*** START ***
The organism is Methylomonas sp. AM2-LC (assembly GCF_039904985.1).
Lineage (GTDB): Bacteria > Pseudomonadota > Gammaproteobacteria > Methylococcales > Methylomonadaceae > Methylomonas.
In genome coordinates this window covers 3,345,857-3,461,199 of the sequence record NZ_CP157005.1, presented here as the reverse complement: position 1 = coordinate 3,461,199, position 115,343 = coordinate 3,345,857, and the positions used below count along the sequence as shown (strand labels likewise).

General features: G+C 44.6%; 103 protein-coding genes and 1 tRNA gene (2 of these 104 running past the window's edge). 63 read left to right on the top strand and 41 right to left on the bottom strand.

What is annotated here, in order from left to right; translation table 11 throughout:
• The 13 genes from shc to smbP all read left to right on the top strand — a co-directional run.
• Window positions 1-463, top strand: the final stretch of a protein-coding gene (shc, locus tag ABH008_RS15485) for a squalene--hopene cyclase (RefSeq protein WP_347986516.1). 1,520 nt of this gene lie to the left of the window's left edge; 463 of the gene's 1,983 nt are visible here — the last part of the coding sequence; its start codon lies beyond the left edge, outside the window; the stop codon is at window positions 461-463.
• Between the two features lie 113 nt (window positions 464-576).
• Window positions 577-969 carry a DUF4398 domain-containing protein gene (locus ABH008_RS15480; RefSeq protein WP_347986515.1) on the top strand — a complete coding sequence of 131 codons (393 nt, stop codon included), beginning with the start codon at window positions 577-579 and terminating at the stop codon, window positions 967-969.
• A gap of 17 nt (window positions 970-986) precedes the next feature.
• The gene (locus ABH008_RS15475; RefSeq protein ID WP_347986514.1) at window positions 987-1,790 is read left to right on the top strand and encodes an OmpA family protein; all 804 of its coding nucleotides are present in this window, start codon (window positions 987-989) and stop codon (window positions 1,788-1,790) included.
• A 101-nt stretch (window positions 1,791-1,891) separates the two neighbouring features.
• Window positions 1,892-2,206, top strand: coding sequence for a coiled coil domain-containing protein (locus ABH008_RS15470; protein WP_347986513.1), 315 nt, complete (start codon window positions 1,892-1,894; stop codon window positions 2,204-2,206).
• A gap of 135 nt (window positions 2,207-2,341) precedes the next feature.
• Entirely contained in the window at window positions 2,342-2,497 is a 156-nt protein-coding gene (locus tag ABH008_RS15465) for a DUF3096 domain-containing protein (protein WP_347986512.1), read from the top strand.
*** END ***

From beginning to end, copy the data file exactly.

The organism is Methylomonas sp. AM2-LC (assembly GCF_039904985.1).
Lineage (GTDB): Bacteria > Pseudomonadota > Gammaproteobacteria > Methylococcales > Methylomonadaceae > Methylomonas.
In genome coordinates this window covers 3,345,857-3,461,199 of the sequence record NZ_CP157005.1, presented here as the reverse complement: position 1 = coordinate 3,461,199, position 115,343 = coordinate 3,345,857, and the positions used below count along the sequence as shown (strand labels likewise).

General features: G+C 44.6%; 103 protein-coding genes and 1 tRNA gene (2 of these 104 running past the window's edge). 63 read left to right on the top strand and 41 right to left on the bottom strand.

What is annotated here, in order from left to right; translation table 11 throughout:
• The 13 genes from shc to smbP all read left to right on the top strand — a co-directional run.
• Window positions 1-463, top strand: the final stretch of a protein-coding gene (shc, locus tag ABH008_RS15485) for a squalene--hopene cyclase (RefSeq protein WP_347986516.1). 1,520 nt of this gene lie to the left of the window's left edge; 463 of the gene's 1,983 nt are visible here — the last part of the coding sequence; its start codon lies beyond the left edge, outside the window; the stop codon is at window positions 461-463.
• Between the two features lie 113 nt (window positions 464-576).
• Window positions 577-969 carry a DUF4398 domain-containing protein gene (locus ABH008_RS15480; RefSeq protein WP_347986515.1) on the top strand — a complete coding sequence of 131 codons (393 nt, stop codon included), beginning with the start codon at window positions 577-579 and terminating at the stop codon, window positions 967-969.
• A gap of 17 nt (window positions 970-986) precedes the next feature.
• The gene (locus ABH008_RS15475; RefSeq protein ID WP_347986514.1) at window positions 987-1,790 is read left to right on the top strand and encodes an OmpA family protein; all 804 of its coding nucleotides are present in this window, start codon (window positions 987-989) and stop codon (window positions 1,788-1,790) included.
• A 101-nt stretch (window positions 1,791-1,891) separates the two neighbouring features.
• Window positions 1,892-2,206, top strand: coding sequence for a coiled coil domain-containing protein (locus ABH008_RS15470; protein WP_347986513.1), 315 nt, complete (start codon window positions 1,892-1,894; stop codon window positions 2,204-2,206).
• A gap of 135 nt (window positions 2,207-2,341) precedes the next feature.
• Entirely contained in the window at window positions 2,342-2,497 is a 156-nt protein-coding gene (locus tag ABH008_RS15465) for a DUF3096 domain-containing protein (protein WP_347986512.1), read from the top strand.